2013: UK live export investigations
In the summer of 2013 Compassion in World Farming undertook two investigations trailing sheep on their long journeys from the UK to France and Germany.
UK to France
Northern England to Western France:
Estimated journey distance: 630 miles | Estimated journey time: 18 hours
The sheep we trailed were transported an estimated 18 hours from the Sheffield area to the Deux-Sèvres region of France, where they were unloaded into dingy barns to live out the last month of their lives shut away from sunlight and grass. Compassion’s CEO, Philip Lymbery, says:
Many people will be absolutely astonished to know this is going on. British sheep belong in our fields and on our hillsides. The fact that these sheep could be spending a quarter of their lives in squalid sheds, is indicative of the sheer lack of common sense inherent in the live export trade.
The 500 sheep travelled a distance of almost 650 miles in July in temperatures in the high 20˚Cs. Animals were packed together so tightly that they could not all lie down at the same time. Philip adds:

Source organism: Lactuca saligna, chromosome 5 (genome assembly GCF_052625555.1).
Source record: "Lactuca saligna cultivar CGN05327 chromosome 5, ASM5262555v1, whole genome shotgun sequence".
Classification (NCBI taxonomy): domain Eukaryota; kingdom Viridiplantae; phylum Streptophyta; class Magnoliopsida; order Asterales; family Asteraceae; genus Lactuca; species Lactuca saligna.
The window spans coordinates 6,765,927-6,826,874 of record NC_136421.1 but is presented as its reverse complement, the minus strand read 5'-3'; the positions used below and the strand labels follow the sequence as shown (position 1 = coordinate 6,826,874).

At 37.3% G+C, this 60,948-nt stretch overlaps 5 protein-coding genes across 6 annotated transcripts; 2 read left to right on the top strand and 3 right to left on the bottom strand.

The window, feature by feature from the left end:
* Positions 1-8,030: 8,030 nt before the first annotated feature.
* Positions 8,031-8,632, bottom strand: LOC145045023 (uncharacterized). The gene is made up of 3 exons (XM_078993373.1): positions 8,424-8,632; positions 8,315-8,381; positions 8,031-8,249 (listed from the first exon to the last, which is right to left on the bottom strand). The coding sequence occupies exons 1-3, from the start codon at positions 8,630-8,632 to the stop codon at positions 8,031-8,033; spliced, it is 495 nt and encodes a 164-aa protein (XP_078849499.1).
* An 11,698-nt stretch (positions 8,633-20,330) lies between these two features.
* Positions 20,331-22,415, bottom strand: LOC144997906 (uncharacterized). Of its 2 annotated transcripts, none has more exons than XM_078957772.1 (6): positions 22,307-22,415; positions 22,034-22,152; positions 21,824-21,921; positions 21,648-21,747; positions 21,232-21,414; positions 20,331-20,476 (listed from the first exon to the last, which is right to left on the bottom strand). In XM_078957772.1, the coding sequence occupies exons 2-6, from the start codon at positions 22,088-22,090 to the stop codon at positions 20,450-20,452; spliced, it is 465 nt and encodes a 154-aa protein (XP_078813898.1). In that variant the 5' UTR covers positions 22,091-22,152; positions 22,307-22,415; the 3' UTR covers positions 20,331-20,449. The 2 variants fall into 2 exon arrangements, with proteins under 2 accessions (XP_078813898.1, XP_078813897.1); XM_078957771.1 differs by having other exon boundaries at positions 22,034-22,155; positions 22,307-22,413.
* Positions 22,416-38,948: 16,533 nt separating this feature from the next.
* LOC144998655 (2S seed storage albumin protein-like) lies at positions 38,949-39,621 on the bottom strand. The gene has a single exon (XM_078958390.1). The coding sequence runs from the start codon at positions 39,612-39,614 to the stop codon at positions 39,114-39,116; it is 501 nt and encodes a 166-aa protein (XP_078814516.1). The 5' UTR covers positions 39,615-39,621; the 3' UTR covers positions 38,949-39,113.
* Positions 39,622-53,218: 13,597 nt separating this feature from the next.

The despicable irony is that these sheep must have gone past dozens of slaughterhouses on their journey. Sheffield alone has three slaughterhouses approved for sheep slaughter. Farm animals should be reared and slaughtered as close as possible to the farm on which they are born. Instead these sheep are taken hundreds of miles to a foreign country in very hot conditions to be fattened in sheds.
UK to Germany
Southern England to Southern Germany:
Estimated journey distance: 590 miles | Estimated journey time: 23 hours
The sheep we trailed to Germany travelled for over 23 hours to reach their final destination – a slaughterhouse just south of Stuttgart in Germany. We gathered the necessary evidence to show that the sheep travelled for so long without rest that the driver had broken EU laws on transporting livestock. However, no significant action was taken against the transporter by the competent authority. The sheep were crammed into trucks and showing visible signs of sickness and exhaustion during their journey. One sheep was seen coughing violently for minutes at a time. The vehicle’s water system was not working correctly – limiting the amount of water available to these animals, who were being transported at the height of summer.
UK live animal exports must stop
Every year, tens of thousands of calves and sheep are subjected to this awful ordeal.Find out how you can take action